The Amygdala Hijack
⊕ From Stress to Success ⊕
I have one intention in mind when I walk into a classroom:
In this short video I share the thoughts that go through my mind as I walk into a classroom and meet my psychology students for the first time. I also discuss the specifics of how I connect with and encourage students each new day.
Visit my YouTube Channel for more fun and uplifting videos.
In my TEDx Talk I discuss how to THRIVE under pressure using 3 stress resilience tools: challenge, control and commitment.
With time, I have come to realize that failure has always been my greatest teacher. Each failure pointed me in a better direction. Helped me to develop strength and authenticity. Ultimately unveiling who I was and what I was destined to become.
Learning from failure is the ultimate goal. That said, not everyone responds to failure in the same way, at the same time.
Our reaction to failure is determined by several factors, including:
The key to supporting someone experiencing failure is not to rush them through the healing process. Yes, in the long run, the gifts of failure outweigh the costs. But we must be sensitive to how dark it feels in the eye of the storm. Only then can move towards the light.
Under the right conditions, failure strengthens us, adds to our self-knowledge, and enhances the quality of our lives.
I can’t imagine a better moment in life to learn about purpose and empowerment than when we are young.
Which is why I embrace every opportunity to share the principles of positive psychology with students across Canada.
The most recent opportunity being a conference called: “You Can Do College.”
The purpose of the event was to introduce high school students to all the programs available to them when they graduate in a few years.
Showing them that if they work hard today — “They Can Do College” in the future. Whether it be as a civil engineer, a veterinary technician, a nurse, or an early childhood educator.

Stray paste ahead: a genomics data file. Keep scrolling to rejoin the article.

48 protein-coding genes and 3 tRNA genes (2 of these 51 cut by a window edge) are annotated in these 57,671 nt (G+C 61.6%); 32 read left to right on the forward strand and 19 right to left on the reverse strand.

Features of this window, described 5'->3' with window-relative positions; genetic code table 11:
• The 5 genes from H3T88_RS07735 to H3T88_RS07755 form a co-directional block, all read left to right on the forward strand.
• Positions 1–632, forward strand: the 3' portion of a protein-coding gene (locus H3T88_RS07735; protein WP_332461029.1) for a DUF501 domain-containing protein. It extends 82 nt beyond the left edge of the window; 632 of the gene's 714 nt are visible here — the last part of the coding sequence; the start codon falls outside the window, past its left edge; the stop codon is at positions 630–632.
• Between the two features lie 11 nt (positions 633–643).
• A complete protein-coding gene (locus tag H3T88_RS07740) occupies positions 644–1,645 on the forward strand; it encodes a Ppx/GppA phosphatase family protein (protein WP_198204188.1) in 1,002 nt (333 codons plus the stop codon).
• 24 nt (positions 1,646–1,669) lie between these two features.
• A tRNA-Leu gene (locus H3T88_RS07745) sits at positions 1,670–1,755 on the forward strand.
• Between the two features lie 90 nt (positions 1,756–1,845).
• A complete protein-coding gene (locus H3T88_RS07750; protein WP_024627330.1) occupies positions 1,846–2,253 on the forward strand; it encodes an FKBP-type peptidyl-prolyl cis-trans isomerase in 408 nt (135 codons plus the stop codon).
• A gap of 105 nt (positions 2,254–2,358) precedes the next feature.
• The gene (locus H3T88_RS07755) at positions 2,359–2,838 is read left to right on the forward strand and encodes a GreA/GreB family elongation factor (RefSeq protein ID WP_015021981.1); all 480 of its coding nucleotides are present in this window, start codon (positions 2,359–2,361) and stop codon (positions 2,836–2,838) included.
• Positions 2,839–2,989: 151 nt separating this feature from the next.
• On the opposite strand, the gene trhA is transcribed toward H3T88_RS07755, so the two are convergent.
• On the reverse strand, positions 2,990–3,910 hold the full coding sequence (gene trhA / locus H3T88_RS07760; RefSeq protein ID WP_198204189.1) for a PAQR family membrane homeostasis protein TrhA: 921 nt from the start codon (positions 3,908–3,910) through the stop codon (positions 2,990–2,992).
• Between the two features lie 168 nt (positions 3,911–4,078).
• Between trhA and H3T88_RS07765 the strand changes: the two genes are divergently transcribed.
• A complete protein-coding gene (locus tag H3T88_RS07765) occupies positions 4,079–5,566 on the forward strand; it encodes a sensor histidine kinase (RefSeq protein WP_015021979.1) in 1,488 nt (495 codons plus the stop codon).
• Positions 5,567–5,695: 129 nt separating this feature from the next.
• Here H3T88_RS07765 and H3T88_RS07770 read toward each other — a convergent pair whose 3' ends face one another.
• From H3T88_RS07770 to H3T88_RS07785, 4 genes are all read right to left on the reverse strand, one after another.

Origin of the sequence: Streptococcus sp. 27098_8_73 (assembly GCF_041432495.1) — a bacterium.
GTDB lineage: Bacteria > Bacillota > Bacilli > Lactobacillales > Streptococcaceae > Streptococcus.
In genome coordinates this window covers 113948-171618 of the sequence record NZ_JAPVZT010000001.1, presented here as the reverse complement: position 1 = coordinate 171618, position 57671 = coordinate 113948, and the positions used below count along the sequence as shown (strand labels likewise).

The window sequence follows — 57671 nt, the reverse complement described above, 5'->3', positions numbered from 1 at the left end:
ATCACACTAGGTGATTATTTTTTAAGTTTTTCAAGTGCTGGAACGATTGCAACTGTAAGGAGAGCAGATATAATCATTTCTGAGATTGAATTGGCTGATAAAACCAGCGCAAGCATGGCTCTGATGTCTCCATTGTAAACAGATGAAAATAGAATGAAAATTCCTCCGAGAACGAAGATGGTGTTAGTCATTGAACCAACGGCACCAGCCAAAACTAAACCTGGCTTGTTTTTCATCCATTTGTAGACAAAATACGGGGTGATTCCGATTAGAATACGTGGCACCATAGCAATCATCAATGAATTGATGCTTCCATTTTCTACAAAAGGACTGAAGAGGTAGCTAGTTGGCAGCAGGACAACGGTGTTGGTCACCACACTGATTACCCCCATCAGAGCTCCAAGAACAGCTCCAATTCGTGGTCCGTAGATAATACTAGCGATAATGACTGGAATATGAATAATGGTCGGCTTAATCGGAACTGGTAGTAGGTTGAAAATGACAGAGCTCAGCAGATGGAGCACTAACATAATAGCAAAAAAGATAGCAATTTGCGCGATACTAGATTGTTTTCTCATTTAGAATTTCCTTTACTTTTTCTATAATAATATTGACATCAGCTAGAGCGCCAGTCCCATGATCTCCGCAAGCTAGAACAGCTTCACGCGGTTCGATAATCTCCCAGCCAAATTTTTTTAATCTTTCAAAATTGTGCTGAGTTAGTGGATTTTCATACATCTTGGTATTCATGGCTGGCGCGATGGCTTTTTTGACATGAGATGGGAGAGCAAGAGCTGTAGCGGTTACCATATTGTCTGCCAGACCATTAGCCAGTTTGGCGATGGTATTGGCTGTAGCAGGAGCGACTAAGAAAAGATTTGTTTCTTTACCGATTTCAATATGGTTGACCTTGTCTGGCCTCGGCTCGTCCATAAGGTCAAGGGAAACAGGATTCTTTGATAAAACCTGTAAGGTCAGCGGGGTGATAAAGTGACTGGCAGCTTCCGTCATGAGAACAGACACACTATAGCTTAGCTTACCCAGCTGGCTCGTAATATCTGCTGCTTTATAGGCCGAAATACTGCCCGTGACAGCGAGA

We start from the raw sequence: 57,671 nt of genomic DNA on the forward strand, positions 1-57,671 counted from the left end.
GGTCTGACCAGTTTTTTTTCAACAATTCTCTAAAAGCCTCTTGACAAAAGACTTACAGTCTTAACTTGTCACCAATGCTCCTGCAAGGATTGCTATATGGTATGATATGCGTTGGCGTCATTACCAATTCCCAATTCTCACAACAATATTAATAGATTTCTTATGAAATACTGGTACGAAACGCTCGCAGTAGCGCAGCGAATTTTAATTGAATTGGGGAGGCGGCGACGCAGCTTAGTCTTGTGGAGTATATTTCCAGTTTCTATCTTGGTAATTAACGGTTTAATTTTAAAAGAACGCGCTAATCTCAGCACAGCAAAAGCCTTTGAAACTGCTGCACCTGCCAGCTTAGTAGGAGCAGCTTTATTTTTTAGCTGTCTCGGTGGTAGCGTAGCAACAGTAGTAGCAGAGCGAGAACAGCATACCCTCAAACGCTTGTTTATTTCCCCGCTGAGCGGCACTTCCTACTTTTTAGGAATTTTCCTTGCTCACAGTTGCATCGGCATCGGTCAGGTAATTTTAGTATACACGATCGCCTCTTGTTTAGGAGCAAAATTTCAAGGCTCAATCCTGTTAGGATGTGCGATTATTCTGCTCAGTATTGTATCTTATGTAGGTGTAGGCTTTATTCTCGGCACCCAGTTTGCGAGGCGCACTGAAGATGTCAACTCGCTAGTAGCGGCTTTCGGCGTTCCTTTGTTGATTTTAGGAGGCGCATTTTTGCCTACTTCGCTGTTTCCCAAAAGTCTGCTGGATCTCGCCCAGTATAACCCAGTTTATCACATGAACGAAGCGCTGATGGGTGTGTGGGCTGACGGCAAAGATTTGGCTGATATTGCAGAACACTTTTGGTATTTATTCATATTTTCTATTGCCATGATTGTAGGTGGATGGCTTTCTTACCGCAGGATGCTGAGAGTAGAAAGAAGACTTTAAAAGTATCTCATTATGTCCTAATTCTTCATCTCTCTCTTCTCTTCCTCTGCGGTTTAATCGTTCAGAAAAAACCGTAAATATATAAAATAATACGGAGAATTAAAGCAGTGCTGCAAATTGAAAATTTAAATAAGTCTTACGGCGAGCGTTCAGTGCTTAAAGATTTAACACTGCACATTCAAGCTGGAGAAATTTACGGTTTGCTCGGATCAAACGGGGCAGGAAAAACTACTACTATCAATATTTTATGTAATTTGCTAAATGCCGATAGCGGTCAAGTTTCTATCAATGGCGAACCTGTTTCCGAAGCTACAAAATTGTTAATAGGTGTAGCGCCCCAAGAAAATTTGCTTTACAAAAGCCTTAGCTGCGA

My job as a Motivational Speaker was to ignite their inner flame for higher learning. This is what I was born to do! 🔥
Connecting with audience members is essential for me. No matter how big or small the crowd.
Accordingly, I encouraged students to answer as many questions as they could (which they did!) as I walked and talked freely with the large crowd.
Hoping to meet as many of the 600 students as I could.
One of my favourite moments was when the young gentleman above shared his lifelong dream of becoming an engineer.
The icing on the cake was hearing about destiny from a student named Destiny.
Destiny aspires to be a cosmetologist to the stars one day. How cool is that!
In psychology class this week, I teach one of my favourite subjects – Stress, Coping, and Health Psychology Chapter 11 in my psychology textbook.
I purposely teach this topic during the height of midterms. Raising awareness about the healthy (and not so healthy) ways students manage stress is critical for building resilience.
One of my top 10 techniques for shifting students from stress to strength is to share what’s going right even (especially) when things are going wrong. Small uplifts in the course of the day change everything. Fleeting. Unexpected. Goodness.
Based on my experience as a school psychologist, I will never deny the stress students are under. Witnessing adversity is an essential part of moving through it. However, I choose not to remain in the territory of “what’s wrong” for too long.
Once we acknowledge what’s wrong. We open our eyes to the grace that takes place throughout the day.
Students make the shift from powerless to empowered by sharing ordinary joys happening in their lives.
A radiant smile from a fellow commuter. Free coffee at McDonald’s. An unexpected A on a paper. A sweet parking spot. Spending time with an old friend. A surprise compliment from a stranger. Laughing out loud with fellow classmates. A really good night’s sleep.